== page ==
It was my business for a long time to tell people that approached the bandstand that their favorite song was of absolutely no interest to everyone else in the room, and we weren't going to play it. It's a delicate thing to tell people that the song that contains both the name of their illegitimate children and their pit bulls, and whose album cover is featured on both a tattoo on their chest and painted on the side of their van, isn't very entertaining. Such information upsets people, like going to the monkey house at the zoo and throwing your poo at the apes. Those monkeys stop in their tracks and stare at you, I'm telling you.

Don't ask me how I know that.

But I know music. I didn't even have to ask my son to know what he'd say to the suggestion. I did ask, though, and he gave me a look of surprise and fear and disgust, one that said without words, "Dad, why are you flinging poo at me?" To a kid two decades into this century, Dire Straits is like a Stallone movie starring Richard Simmons. If Eric Clapton was a hairdresser, that's what he'd sound like. 

Now, back when I was luxuriant of hair and bereft of fixed opinions about music, teachers tried to sell me some of theirs. I distinctly remember eighth grade. It was the first year I spent in public school. None of the other students could read or write or add or subtract, and thought the Ottoman Empire was a furniture store. They were fertile ground for any sort of bosh. Me, I was skeptical. My older brother was a musician with very good taste, and I got used to hearing good music, well played.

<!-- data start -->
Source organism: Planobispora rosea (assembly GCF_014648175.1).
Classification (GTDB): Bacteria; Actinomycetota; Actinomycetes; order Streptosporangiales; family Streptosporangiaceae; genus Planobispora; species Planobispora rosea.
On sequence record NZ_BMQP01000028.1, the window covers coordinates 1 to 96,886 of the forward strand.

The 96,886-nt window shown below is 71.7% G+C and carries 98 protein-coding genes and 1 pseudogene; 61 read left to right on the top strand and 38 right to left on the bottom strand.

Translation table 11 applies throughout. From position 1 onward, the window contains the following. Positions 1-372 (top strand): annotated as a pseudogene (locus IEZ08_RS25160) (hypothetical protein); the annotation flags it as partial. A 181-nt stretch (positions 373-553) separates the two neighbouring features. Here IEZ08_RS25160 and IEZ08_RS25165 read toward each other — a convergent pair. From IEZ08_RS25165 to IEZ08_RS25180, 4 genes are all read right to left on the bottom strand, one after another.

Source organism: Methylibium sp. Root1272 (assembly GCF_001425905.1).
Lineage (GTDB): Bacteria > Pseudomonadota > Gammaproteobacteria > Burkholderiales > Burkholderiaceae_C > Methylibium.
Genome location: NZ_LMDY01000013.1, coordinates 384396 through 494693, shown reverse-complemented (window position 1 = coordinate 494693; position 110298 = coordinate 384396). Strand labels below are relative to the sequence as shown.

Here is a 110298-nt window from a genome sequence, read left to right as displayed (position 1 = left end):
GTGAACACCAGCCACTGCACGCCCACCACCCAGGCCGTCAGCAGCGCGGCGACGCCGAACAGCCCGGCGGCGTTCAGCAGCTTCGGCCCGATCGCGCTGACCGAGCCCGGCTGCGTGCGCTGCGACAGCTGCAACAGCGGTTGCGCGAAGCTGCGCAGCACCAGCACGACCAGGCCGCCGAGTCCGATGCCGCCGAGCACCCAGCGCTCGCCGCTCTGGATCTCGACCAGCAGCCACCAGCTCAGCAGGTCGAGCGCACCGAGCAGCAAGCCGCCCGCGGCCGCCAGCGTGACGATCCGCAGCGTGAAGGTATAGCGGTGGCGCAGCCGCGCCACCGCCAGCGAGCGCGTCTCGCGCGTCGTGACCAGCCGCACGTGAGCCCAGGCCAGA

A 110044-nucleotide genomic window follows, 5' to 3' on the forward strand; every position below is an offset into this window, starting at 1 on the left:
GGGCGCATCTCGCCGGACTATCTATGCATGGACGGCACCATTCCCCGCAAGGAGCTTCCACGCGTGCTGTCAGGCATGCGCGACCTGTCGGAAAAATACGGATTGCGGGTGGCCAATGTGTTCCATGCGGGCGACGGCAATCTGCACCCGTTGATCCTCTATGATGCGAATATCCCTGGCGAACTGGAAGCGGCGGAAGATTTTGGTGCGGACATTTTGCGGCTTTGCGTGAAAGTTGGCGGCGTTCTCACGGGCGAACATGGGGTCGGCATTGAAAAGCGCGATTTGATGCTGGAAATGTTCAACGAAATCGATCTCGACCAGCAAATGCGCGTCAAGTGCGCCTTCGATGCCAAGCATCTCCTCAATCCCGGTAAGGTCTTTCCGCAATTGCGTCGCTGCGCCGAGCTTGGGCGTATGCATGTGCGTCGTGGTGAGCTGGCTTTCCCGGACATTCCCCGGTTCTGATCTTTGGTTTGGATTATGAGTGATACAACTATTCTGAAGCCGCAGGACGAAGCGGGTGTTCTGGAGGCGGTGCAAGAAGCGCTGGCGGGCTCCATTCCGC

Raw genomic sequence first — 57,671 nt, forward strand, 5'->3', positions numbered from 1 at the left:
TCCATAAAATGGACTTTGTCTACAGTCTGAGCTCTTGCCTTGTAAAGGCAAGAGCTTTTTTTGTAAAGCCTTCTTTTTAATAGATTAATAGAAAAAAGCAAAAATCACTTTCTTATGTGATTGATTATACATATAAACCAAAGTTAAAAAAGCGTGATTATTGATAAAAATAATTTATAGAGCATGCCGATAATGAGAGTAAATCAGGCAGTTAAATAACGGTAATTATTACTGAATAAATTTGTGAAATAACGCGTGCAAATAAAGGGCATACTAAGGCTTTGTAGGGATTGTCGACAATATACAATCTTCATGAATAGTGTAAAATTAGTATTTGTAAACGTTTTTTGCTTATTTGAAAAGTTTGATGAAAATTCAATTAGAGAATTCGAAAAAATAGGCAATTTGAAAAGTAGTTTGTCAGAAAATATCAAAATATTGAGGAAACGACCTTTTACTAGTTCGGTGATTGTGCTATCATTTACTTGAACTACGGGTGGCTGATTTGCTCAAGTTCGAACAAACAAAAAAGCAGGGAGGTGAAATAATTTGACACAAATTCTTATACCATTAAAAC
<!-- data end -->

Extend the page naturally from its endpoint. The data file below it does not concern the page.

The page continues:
I had a music class. They call such classes "music appreciation," because in their hearts the faculty knows they're incapable of teaching children to play musical instruments or sing and dance, so they sort of shrug and tell the parents, "We meant to do that," and baste the students with their ill-founded opinions instead. I remember Mr. Sacco like it was yesterday.